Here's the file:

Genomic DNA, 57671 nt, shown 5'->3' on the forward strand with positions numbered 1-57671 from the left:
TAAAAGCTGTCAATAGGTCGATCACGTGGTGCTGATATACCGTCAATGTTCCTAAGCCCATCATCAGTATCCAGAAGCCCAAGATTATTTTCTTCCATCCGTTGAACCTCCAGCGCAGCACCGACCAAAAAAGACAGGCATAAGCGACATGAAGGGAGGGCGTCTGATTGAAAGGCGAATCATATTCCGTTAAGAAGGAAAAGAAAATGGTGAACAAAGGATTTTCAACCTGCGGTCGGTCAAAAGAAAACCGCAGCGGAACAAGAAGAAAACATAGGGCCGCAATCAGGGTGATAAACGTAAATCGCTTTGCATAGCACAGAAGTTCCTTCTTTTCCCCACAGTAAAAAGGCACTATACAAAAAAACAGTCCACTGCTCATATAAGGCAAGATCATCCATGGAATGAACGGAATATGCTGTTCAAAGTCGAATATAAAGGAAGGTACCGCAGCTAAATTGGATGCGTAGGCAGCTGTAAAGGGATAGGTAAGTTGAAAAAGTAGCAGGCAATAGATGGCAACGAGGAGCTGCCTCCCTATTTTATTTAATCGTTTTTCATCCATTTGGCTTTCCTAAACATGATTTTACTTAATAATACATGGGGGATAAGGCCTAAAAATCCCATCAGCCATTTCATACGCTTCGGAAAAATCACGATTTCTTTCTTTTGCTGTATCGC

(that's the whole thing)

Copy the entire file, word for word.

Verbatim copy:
Genomic DNA, 57671 nt, shown 5'->3' on the forward strand with positions numbered 1-57671 from the left:
TAAAAGCTGTCAATAGGTCGATCACGTGGTGCTGATATACCGTCAATGTTCCTAAGCCCATCATCAGTATCCAGAAGCCCAAGATTATTTTCTTCCATCCGTTGAACCTCCAGCGCAGCACCGACCAAAAAAGACAGGCATAAGCGACATGAAGGGAGGGCGTCTGATTGAAAGGCGAATCATATTCCGTTAAGAAGGAAAAGAAAATGGTGAACAAAGGATTTTCAACCTGCGGTCGGTCAAAAGAAAACCGCAGCGGAACAAGAAGAAAACATAGGGCCGCAATCAGGGTGATAAACGTAAATCGCTTTGCATAGCACAGAAGTTCCTTCTTTTCCCCACAGTAAAAAGGCACTATACAAAAAAACAGTCCACTGCTCATATAAGGCAAGATCATCCATGGAATGAACGGAATATGCTGTTCAAAGTCGAATATAAAGGAAGGTACCGCAGCTAAATTGGATGCGTAGGCAGCTGTAAAGGGATAGGTAAGTTGAAAAAGTAGCAGGCAATAGATGGCAACGAGGAGCTGCCTCCCTATTTTATTTAATCGTTTTTCATCCATTTGGCTTTCCTAAACATGATTTTACTTAATAATACATGGGGGATAAGGCCTAAAAATCCCATCAGCCATTTCATACGCTTCGGAAAAATCACGATTTCTTTCTTTTGCTGTATCGC